Amidst the dog days of summer, I decided to take advantage of the slower pace to reflect upon the importance of our canine companions. I did not grow up a “dog person.” I became one immediately upon bringing home our first golden retriever, Maverick, whom we adopted as a released puppy from the Guiding Eyes for the Blind. Three years later, we adopted a second golden retriever puppy, Kira, also from the Guiding Eyes. These two dogs have played a major role in our family’s life—in fact, sometimes I feel as though I’ve had two additional children! I wish I could say my human children helped feed, walk and care for their canine siblings. They didn’t. But they truly adored both dogs, and I am certain that they are more loving and compassionate people for having grown up alongside these special pets.
When Maverick was seven, he and I trained with the Good Dog Foundation and became a certified pet therapy team. Together, we paid weekly visits to Four Winds hospital, where emotionally distraught children snuggled, played and celebrated holidays with Maverick; we visited libraries where Maverick gamely listened to children practice their reading; we helped college students on campus de-stress during exam weeks; and we comforted victims who had lost their homes and possessions as a result of natural disasters like Hurricane Sandy. These pet therapy visits were among the most challenging and fulfilling days of my life.
Sadly, Maverick passed away last spring, but his spirit lives on, and will remain in my soul forever. I feel so blessed that our family adopted this gentle, devoted canine and that we were fortunate enough to have had him in our lives for 13+ years. Maverick’s sole purpose in life was to bring unconditional love and comfort to those around him—and he did this in a big way, both for our family and for all the others whose lives he touched as a therapy dog. For those who are interested, an article about Maverick was posted on the FEMA web site after Hurricane Sandy. It is a moving tribute to an extraordinary dog.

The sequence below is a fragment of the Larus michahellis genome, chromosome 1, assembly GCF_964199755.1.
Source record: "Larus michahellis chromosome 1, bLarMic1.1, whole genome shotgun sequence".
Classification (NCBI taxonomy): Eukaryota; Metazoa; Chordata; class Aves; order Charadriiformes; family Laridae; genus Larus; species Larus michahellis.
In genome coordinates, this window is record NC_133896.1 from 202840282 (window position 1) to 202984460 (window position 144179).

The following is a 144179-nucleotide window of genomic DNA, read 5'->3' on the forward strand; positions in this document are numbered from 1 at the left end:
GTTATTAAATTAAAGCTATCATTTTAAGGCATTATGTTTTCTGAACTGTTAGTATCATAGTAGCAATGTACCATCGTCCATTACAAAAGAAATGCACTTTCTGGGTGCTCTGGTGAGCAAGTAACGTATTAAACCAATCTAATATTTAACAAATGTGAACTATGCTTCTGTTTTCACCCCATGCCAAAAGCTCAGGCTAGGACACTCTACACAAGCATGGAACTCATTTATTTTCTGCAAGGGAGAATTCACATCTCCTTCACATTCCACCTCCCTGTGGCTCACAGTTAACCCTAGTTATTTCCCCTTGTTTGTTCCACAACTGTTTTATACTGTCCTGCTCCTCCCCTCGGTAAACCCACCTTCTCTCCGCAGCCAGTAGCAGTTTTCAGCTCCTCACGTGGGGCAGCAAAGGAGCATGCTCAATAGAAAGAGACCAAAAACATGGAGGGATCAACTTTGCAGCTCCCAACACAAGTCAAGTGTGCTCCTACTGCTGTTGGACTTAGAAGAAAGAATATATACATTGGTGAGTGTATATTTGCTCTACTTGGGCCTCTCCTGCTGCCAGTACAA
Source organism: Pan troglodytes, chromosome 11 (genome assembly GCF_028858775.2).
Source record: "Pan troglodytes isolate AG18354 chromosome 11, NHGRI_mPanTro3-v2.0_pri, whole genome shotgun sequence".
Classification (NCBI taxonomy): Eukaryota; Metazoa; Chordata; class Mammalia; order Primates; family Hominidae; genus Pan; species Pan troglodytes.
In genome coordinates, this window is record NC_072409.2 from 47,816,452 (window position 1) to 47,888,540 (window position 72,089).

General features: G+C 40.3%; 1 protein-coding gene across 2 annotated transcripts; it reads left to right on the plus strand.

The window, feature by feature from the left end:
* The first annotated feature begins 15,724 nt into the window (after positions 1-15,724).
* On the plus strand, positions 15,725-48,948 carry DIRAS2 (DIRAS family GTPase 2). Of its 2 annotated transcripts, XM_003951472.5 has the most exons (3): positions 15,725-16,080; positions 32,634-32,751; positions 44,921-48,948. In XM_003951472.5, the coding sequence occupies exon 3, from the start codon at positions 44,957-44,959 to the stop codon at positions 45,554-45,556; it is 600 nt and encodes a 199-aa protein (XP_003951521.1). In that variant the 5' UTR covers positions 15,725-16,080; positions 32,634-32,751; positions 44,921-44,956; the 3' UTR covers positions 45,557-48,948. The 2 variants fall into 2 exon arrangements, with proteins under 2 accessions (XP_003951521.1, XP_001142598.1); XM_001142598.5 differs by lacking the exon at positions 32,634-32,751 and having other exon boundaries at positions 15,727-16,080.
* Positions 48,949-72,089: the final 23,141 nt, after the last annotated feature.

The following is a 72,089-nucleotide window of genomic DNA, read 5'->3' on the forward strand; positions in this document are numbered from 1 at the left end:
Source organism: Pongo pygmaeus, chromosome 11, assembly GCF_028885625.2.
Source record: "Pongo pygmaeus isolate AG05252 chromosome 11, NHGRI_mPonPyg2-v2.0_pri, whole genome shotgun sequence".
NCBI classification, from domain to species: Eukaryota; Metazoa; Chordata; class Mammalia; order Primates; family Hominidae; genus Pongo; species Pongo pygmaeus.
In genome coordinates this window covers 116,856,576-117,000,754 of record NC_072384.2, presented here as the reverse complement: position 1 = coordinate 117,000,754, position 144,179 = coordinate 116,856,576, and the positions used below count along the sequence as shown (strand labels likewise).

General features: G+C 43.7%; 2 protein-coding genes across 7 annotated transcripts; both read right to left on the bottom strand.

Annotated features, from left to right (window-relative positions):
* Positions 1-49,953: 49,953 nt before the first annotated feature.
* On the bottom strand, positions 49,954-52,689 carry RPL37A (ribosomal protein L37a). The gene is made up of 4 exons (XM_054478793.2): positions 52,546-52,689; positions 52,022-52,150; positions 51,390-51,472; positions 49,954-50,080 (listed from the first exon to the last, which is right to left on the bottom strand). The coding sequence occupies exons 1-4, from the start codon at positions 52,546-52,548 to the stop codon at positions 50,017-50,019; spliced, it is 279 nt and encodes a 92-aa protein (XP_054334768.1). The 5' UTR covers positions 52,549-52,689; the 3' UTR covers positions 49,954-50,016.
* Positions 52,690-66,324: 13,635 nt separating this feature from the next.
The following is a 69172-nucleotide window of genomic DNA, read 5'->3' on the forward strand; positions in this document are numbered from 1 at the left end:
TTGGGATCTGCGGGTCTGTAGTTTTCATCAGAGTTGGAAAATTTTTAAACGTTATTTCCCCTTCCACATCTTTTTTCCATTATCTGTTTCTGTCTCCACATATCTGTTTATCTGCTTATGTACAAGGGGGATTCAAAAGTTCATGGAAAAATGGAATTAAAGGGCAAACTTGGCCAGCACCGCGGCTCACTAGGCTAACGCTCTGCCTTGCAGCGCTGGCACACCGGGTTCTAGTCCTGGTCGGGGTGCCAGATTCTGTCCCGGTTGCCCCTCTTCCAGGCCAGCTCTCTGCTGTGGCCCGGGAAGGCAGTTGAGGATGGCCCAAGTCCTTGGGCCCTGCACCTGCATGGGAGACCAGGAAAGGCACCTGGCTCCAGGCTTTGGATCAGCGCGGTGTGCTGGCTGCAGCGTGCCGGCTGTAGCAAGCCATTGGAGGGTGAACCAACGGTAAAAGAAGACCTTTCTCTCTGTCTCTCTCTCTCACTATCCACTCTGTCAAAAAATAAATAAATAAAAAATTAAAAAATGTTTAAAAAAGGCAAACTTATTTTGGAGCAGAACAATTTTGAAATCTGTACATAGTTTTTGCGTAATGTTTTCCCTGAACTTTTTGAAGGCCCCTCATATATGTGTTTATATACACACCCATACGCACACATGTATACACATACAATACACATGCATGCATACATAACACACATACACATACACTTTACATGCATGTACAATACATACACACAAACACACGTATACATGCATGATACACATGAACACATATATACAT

Kira, now 11, is still quite active and enjoying her “golden years” (no pun intended.) She plays every day with much younger dogs, including puppies, and has no trouble keeping up with them. Each night, my husband comes home from work and curls up alongside Kira on her dog bed, where they spoon, as he massages her belly. Kira is in constant search of affection. If anyone even glances in her direction, her tail begins to thump. If someone mentions her name, even if it’s late and she is asleep, she jumps to attention and runs over to receive hugs and love.
I have learned so much from my dogs over the years. Their tails are always wagging when someone acknowledges them. They do not talk back. They listen well, at least most of the time. Their needs are simple. So are their pleasures. They are happy to see us—any time of day or night. They always clean their plates and are grateful for a good meal. They love us unconditionally, and ask for nothing in return. Their only really bad days occur when they are ill or injured—and even then, they don’t complain. Once a dog is your friend, you are friends for life. Nothing is so bad that it can’t be made better with a face lick and a snuggle. If people treated each other the way our dogs interact with us, the world would be a far more peaceful, joyful and less stressful place. One of my favorite quotes is on a sign in my office.
Every day, this simple message reminds me that, no matter how difficult or stressful life may seem at the moment, I do have so much to be grateful for. And, at least one living, breathing being reveres me and loves me unconditionally, today and every day. This is serene contentment at its best.
Our animals teach us to be more human(e).
Sent from my iPhone